In the next in our series looking at options for the UK public sector tech supply chain off the former CloudStore, we meet Matthew McGrory, MD of cloud service specialist Carrenza
Carrenza is a cloud service provider delivering IaaS and PaaS to public and commercial sector organisations for whom guaranteed security, compliance and performance are key. With three compute zones for public sector use in the UK and Europe (two in the UK and one in Holland) and 11 global compute zones for Commercial sector use, Carrenza is able to provide innovative, secure IaaS and PaaS to organisations regionally and globally in sectors including public, financial services, and retail as well as through key partnerships with ISVs and global system integrators
The fact we've been delivering cloud services since 2006 makes us one of the earliest entrants into the cloud market, today we bring that sector leading depth of experience to bear in delivering services which live and breathe the value delivered from orchestration, automation, DevOps and agility. Our core offering focuses on:
We also sector specific services for Central and Local Government, System Integrators, Independent Software Vendors (ISV) & SaaS, Financial Services and Retail & Ecommerce.
It looked like a positive step in engaging with suppliers when we first looked at it in its third iteration as G-Cloud 3, back in 2013. We had watched the early adopters in the first 2 versions and decided it was worth pursuing as a means of reaching out to a potential new audience in government. We expected some engagement as we were relatively early into the G-Cloud process and we found some initial success with in-bound queries... but quickly realised that we had to approach the marketing in the same way we always had - that we still needed to engage your audience.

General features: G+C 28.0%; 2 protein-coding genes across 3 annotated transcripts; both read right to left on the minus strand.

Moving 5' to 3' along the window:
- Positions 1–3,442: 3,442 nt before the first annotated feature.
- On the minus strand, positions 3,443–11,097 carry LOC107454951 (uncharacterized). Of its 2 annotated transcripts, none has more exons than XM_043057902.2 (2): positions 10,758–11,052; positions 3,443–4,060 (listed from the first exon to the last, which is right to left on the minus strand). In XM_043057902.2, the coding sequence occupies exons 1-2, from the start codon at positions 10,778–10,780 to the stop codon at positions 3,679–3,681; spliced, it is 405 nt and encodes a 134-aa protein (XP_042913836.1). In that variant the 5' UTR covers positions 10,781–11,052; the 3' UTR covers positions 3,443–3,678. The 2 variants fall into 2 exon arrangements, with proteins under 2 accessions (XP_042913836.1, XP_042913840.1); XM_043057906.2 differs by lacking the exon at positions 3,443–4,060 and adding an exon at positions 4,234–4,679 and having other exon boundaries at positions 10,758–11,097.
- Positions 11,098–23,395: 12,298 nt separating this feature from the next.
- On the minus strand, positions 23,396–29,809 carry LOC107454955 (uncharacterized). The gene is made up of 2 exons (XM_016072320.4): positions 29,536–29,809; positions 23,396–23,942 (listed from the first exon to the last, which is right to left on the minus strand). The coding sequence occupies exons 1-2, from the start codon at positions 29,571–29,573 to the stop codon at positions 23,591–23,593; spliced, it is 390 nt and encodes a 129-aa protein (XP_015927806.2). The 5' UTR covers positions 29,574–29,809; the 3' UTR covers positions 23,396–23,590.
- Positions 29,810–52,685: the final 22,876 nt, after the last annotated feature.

G-Cloud gives you a window but you still have to encourage people to come and look at it, you could say.
Initially, I was worried that the engagement process would suck up time and energy from the Carrenza team. The good news was that our products fitted well into the format of the G-Cloud submission framework, and therefore the tender processes was easier than those previously experienced in both private and public sector.
In the last year, it's been a positive source of opportunity for us; the work we’ve done with the Government Digital Service (GDS) to help deliver GOV.UK has given us a good stepping stone in terms of building experience in the sector.
The main piece of advice I'd give is to treat G-Cloud like a bookseller would treat Amazon.com. It's a route to market but YOU still have to get your prospects to come and have a look at your products and services - they won’t magically appear!
Awareness, even in public sector, still has dark spots in places, so you need to make sure you don’t assume everyone knows how it works and what it’s for. The team at the Digitial Marketplace have been trying to build the brand which is starting to work well, though, and we are seeing a much wider awareness, but there is always work to do.
Cloud is clearly becoming key in delivering the digital transformation strategy of citizen services across government. I can’t see a future without it really, and the credibility of the incoming Government as a Platform projects will be critical in maintaining the good work done over the last six years by GDS and the trailblazers across the rest of Central Government.
To find out more about this G-Cloud-7 supplier, go here
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